Serum sickness-like reaction (SSLR) is an acute inflammatory condition affecting children and adults characterised by the development of erythematous skin lesions and joint swelling with or without fever. Although these features resemble the ones seen in patients with classic serum sickness, the precise pathophysiology of SSLR remains unclear. It is considered that drugs, usually β-lactam antibiotics, and some infectious agents can trigger an immunologic reaction that leads to these clinical manifestations. This condition is usually under-recognised or mistakenly diagnosed as other conditions (e.g., urticaria, urticaria multiforme, reactive arthritis, erythema multiforme) and therefore infrequently reported. Until now, there was no standardised treatment for this condition and controversy regarding the use of antihistamines, nonsteroidal anti-inflammatory drugs, and oral corticosteroids remains. Most of the current literature on SSLR is based on occasional case reports series. The main objective of this manuscript is to offer an organised and updated review of the clinical features and current treatment options for paediatric SSLR, useful for physicians and other health professionals with interest in paediatrics and adverse drug reactions.
DEFINITION AND AETIOLOGY
Serum sickness-like reaction (SSLR) is an immunological condition characterised by skin rash and arthralgia, with or without fever. It can present in both adult and paediatric populations, although it is seen more often in children. Unlike classic serum sickness (SS), which also presents with similar clinical characteristics, SSLR is mainly triggered by drugs, mostly β-lactam antibiotics; however, vaccines and infectious agents have also been implicated in SSLR development.1 Classical SS was originally described at the beginning of the 20th century in patients who had received heterologous serum as antitoxins to treat diphtheria.2,3 Later, this condition was classified as a Type III immune hypersensitivity reaction, which is mediated by antigen-antibody complex formation. The accumulation of these complexes on small blood vessels from different tissues leads to complement activation and cytokine release, resulting in severe inflammation.4 Although the precise pathophysiology has not yet been elucidated, the mechanism by which drugs or other agents trigger SSLR appears to be different from the classic SS, because SSLR is not associated with antigen-antibody complex formation and the blood levels of complement are usually normal.5 Some theories consider the possibility that drugs, or their metabolites, may act similarly to haptens that bind plasma proteins and subsequently induce an abnormal immunologic response.6,7 Other studies have suggested that drug metabolites by themselves have a direct toxic effect on the lymphocyte affected patients.8,9 More recently, Zhang et al.10 reported that in children, antibiotics such as cefaclor may increase the intestinal mucosal permeability by damaging its integrity, which leads to the passing of antigens to the blood circulation favouring the development of SSLR. Likewise, other studies have demonstrated that the biotransformation of the parent drug in patients that develop SSLR induced by antibiotics, such as cefaclor, may be secondary to an inherited defect in the metabolism of reactive intermediates.8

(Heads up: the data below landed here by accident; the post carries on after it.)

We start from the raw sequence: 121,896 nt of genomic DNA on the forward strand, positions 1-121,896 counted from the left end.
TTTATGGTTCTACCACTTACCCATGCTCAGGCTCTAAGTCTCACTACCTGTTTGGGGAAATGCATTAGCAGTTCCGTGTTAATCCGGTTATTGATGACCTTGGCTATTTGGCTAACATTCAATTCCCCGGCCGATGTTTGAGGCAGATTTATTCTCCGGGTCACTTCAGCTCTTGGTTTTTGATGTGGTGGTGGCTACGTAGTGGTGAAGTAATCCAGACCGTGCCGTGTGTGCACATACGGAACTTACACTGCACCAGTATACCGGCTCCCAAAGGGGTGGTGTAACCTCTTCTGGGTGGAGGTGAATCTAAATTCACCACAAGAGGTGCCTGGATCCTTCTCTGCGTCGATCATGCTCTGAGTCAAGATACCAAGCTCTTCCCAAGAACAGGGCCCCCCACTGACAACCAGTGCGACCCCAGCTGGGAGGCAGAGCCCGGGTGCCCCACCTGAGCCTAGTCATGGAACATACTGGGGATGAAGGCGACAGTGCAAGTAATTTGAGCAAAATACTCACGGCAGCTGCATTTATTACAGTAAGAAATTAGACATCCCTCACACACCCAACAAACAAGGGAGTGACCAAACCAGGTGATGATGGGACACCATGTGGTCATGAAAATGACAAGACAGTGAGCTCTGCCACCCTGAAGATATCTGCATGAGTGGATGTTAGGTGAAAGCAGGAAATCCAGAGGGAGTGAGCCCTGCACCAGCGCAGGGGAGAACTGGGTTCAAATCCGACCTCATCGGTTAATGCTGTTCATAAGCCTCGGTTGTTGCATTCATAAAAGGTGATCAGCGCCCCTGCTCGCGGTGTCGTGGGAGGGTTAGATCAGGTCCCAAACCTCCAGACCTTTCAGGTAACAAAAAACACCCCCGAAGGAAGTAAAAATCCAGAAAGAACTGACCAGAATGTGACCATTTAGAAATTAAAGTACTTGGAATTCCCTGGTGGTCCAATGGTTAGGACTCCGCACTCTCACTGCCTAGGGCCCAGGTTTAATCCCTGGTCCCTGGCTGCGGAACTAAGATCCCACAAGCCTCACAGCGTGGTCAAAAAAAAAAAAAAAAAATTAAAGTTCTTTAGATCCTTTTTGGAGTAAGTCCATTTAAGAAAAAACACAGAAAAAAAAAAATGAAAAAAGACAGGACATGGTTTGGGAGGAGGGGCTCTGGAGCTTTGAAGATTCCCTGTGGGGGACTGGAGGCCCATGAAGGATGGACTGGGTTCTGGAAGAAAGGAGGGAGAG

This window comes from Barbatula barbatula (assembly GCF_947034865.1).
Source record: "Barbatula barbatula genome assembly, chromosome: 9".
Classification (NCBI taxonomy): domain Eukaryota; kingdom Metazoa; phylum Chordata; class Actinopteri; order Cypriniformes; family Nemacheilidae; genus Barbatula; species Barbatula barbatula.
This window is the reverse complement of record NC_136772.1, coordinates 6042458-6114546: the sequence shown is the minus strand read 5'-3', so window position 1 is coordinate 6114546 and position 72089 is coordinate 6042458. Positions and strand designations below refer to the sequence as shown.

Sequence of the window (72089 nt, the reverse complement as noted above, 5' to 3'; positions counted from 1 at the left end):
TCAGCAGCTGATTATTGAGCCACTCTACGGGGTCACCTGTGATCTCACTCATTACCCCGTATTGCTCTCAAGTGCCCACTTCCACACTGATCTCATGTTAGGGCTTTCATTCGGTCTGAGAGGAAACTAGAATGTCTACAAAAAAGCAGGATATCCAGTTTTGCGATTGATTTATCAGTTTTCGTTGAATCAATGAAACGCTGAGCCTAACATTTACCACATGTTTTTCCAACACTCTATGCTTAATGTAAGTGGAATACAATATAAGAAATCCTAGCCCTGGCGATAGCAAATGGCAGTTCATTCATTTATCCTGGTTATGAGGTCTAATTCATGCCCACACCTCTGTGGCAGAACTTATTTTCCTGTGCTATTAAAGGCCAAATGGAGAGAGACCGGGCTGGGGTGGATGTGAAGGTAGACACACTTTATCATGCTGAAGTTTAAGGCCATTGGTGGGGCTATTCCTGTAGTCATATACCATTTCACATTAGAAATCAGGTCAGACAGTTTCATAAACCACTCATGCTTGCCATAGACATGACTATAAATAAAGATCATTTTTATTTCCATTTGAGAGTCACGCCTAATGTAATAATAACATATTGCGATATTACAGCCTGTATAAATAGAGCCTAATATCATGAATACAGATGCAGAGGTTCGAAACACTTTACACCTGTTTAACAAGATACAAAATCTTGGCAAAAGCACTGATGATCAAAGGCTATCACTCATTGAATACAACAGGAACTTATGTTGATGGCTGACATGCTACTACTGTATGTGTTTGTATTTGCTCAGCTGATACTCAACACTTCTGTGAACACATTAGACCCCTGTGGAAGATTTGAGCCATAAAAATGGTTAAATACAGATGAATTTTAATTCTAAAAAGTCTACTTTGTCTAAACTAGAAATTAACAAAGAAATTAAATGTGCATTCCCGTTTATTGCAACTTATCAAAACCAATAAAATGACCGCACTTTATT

Since its original description at the end of the last century, SSLR has been associated mostly with the use of antibiotics.11 Among these, β-lactams are the most commonly reported triggers, with one of the first drugs associated with SSLR in children being cefaclor.3,12 However, a great variety of other drugs have been reported to trigger SSLR: sulfonamide drugs, anticancer agents, anticonvulsants, anti-inflammatory agents, griseofulvin, metronidazole, bupropion, and more recently, biological agents such as rituximab, infliximab, and efalizumab, among others.13-16 Initial studies estimated that the incidence of SSLR in children caused by cefaclor was an estimated 0.4–0.5% of all antibiotic courses.12 Subsequent studies reported that SSLR represents 4.0% of all adverse drug reactions associated with amoxicillin.2 Other authors have reported that the risk of developing SSLR cefaclor is higher than amoxicillin.17 Overall, data regarding cross-reactivity among β-lactam antibiotics in children with SSLR are scarce, although it is considered that patients with SSLR attributable to cefaclor usually do not have to avoid other cephalosporins or penicillin because this reaction appears to be more compound-specific than class-specific.9